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Tattoos leave mark on ads

The traditional symbols of rebellion are going mainstream as corporations aim to cash in on their cachet.

November 27, 2007|From the Associated Press

NEW YORK — What does Angelina Jolie have in common with Josef Stalin and Thomas Edison as well as 2 out of every 5 Americans between the ages of 26 and 40?

They all have or had tattoos.

Once seen as a silent cry of rebellion, tattoos now possess a status so firmly mainstream that advertisers are using them to market products as diverse as tires, shoes, wine and energy drinks. That has its downside, though. The more acceptable tattoos become, the more they lose their edginess -- and their value as advertising.

"There is always an element of rebellion or rite of passage with these things," said David Crockett, an assistant professor of marketing at the University of South Carolina. "What makes them interesting is how the marketplace appropriates that rebelliousness and serves that back to you in the form of an energy drink."

The 7-Eleven store chain recently started selling an energy drink called Inked, aimed at people who have tattoos or those who want to think of themselves as the tattoo type. The company plans to sell the drink at motorcycle rallies and tattoo conventions.

"We wanted to create a drink that appealed to men and women, and the tattoo culture has really become popular with both genders," said 7-Eleven's manager of noncarbonated beverages, Michele Little. "The rite of tattoo passage isn't only limited to the young, but also to those who think and act young," she said.

As the attention of young consumers gets spread among television, blogs, online video and other distractions, marketers have resorted to alternative ways to get their interest.

Advertisers use tattoos as a cultural icon and as a method to deliver the message, said Kevin Lane Keller, a marketing professor at the business school of Dartmouth College.

"It's an attempt to do something different in a fresh way," he said.

In a never-ending quest to appeal to the young and young-minded, companies such as Goodyear Tire & Rubber and Volvo are using tattoos in ads and promotions. Even wine sellers have adopted the tattoo, with managers of the popular Yellow Tail brand sending 600,000 temporary tattoos out with an October issue of the New Yorker magazine and importer Billington Wines taking the name Big Tattoo Wines for its $10-a-bottle brand.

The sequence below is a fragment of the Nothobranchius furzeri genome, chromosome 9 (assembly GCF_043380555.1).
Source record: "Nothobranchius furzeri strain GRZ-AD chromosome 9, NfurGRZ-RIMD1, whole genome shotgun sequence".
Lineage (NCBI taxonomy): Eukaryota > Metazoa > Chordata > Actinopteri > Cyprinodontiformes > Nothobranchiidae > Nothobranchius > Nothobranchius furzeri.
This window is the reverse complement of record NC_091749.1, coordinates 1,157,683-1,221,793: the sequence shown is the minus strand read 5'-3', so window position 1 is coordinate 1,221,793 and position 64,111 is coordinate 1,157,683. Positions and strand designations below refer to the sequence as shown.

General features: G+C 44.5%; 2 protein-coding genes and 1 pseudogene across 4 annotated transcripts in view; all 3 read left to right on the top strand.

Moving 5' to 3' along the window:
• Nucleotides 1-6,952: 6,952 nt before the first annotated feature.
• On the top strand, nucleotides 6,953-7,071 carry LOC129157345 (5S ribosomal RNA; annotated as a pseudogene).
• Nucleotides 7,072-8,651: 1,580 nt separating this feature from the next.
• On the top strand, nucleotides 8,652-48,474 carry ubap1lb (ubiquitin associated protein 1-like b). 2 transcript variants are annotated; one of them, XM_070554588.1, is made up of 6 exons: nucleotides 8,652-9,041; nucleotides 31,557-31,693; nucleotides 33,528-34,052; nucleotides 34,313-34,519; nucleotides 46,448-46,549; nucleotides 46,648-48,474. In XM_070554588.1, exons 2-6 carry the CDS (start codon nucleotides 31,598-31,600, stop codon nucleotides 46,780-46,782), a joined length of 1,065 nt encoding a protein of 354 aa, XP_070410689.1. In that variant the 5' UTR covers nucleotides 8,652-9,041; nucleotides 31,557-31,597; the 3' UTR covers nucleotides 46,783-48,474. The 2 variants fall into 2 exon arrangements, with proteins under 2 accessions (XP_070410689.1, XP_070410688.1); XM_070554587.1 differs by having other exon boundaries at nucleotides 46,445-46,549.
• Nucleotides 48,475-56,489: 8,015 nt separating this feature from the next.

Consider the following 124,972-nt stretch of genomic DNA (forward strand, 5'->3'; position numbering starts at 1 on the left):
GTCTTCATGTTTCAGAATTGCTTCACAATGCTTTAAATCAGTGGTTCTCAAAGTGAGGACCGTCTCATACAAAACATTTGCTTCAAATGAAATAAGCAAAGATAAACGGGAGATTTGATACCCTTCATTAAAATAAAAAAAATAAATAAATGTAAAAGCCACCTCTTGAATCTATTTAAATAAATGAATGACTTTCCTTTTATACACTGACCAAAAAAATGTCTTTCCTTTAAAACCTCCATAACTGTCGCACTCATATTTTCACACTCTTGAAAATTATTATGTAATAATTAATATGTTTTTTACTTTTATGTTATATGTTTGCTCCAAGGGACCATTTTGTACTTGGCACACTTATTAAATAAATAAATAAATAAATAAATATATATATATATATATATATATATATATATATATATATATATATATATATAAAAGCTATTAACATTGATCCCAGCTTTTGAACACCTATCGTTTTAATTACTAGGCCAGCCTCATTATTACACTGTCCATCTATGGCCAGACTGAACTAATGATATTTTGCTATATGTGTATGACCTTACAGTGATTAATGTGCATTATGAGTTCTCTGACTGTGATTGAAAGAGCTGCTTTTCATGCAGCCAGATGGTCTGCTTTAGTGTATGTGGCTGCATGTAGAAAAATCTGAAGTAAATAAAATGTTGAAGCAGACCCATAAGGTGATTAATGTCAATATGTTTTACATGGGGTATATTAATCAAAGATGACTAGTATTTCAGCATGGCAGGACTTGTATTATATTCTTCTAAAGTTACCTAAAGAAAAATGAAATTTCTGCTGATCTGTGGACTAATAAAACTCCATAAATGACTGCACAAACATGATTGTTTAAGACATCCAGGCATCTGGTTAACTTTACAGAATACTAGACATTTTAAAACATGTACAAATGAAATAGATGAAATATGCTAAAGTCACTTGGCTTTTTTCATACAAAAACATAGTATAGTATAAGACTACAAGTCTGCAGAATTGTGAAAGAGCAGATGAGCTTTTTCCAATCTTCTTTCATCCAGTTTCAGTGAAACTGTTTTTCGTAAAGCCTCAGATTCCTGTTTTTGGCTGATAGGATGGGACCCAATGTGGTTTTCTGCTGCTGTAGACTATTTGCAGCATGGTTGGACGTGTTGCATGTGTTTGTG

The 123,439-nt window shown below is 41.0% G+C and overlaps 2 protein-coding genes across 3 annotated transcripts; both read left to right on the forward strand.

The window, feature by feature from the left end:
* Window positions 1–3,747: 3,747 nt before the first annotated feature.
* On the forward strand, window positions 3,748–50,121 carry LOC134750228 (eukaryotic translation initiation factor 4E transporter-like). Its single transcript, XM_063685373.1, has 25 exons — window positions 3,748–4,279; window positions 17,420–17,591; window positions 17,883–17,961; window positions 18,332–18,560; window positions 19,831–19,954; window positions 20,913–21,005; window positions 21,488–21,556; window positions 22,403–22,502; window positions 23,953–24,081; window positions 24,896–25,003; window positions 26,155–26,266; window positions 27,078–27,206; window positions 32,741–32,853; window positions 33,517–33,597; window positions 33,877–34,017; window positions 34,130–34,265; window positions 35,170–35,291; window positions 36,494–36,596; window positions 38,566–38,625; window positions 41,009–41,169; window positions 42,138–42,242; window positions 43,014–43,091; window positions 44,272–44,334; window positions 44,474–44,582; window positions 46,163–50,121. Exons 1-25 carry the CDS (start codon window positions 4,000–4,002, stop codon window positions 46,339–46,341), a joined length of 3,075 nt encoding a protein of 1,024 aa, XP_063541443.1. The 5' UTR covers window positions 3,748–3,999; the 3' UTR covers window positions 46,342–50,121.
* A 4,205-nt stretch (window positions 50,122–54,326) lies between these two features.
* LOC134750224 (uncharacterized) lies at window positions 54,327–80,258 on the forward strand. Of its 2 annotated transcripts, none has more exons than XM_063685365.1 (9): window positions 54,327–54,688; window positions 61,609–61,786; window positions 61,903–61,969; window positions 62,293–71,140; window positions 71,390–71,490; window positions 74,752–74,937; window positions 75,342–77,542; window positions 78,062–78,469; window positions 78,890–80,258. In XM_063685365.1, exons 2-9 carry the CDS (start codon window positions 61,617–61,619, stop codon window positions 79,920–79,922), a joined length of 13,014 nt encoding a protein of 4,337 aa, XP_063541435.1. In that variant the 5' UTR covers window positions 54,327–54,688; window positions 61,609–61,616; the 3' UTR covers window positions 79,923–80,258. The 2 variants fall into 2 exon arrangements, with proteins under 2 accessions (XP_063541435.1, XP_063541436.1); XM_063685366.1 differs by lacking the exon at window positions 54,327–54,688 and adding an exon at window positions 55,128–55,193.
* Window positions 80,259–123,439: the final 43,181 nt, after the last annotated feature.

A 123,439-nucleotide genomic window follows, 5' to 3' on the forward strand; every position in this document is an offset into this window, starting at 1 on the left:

For three years, Goodyear's Dunlop tire unit has offered a set of free tires to anyone who will get the company's flying-D logo tattooed somewhere on his or her body, and 98 people have accepted the offer. Some were brand loyalists who already owned Dunlops, and others were tattoo fans who wanted to add to their body art, Dunlop brand marketing manager Janice Consolacion said. One returned for his third Dunlop tattoo this year.

For those friendly to the idea of being a walking billboard, the website leaseyourbody.com connects advertisers with people who want to be paid for wearing tattoo advertisements.

Volvo recently utilized tattoos in another way: creating a fictional character whose body designs spelled out the coordinates of an undersea location of $50,000 in gold coins and the keys to a new car. Linda Gangeri, national advertising manager of Volvo Cars of North America, said the tattoo man was a way to get people to think differently about the Volvo brand.

Tattoos are becoming so pervasive that some see them as less effective in marketing to trendsetters.

Nathan Lin, a tattoo artist and organizer of the annual Boston Tattoo Convention, said the event's sponsors reflected the shifting demographics of tattoo culture in the U.S. This year, it was Toyota Motor Corp.'s Scion brand and Anheuser-Busch Cos.' Budweiser. Next year's convention has gotten sponsorship interest from Internet service provider NetZero and other corporate names, he said.

"It puts it far outside the stereotypes of bikers and rough types," Lin said. "People think of urban moms having tattoos."

A study done last year by the Pew Research Center showed that 36% of 18- to 25-year-olds had at least one tattoo and that 40% of 26- to 40-year-olds had at least one.

When corporations use tattoos, it's clear the art has lost some of its edginess, Crockett said.

"You've got this constant game of cat and mouse, of youth culture and these companies. That life cycle just gets shorter and shorter and shorter," he said.

General Mills has been selling Fruit Roll-Ups with tattoo-shaped cutouts that let children make temporary tongue tattoos. Nike Inc. has employed celebrity tattoo artist Mister Cartoon to design six lines of limited-edition shoes.

And just this month, glass and crystal seller Steuben Glass announced that it would sell tattoo-inspired vase and crystal sculpture designs by artist Kiki Smith.

"I would certainly say it has lost most of its social stigma," said Vince Hemingson, a writer and documentary filmmaker who runs the Vanishing Tattoo website. The American stereotype of tattoos being for military types has become passe, he said.

U.S. consumers watched as rock stars of the 1980s got tattoos. Their supermodel girlfriends followed, and that, Hemingson said, made tattoos visible on the women who are seen by many as icons of beauty.

That led to the proliferation of tattoos, as seen in Pew's survey results.

To underscore that, corporate lawyer David Kimelberg published in April a book, "INKED Inc., Tattooed Professionals," that has photos of doctors, lawyers and other executives, first in their normal work clothes, then dressed so their big tattoos can be seen.

Kimelberg, who lives and works in Boston, said the goal of the photos was to show how tattoos were gaining popularity in corporate America.

Noting the shifting trends, he writes, "The rest of the world is finally catching up to us."

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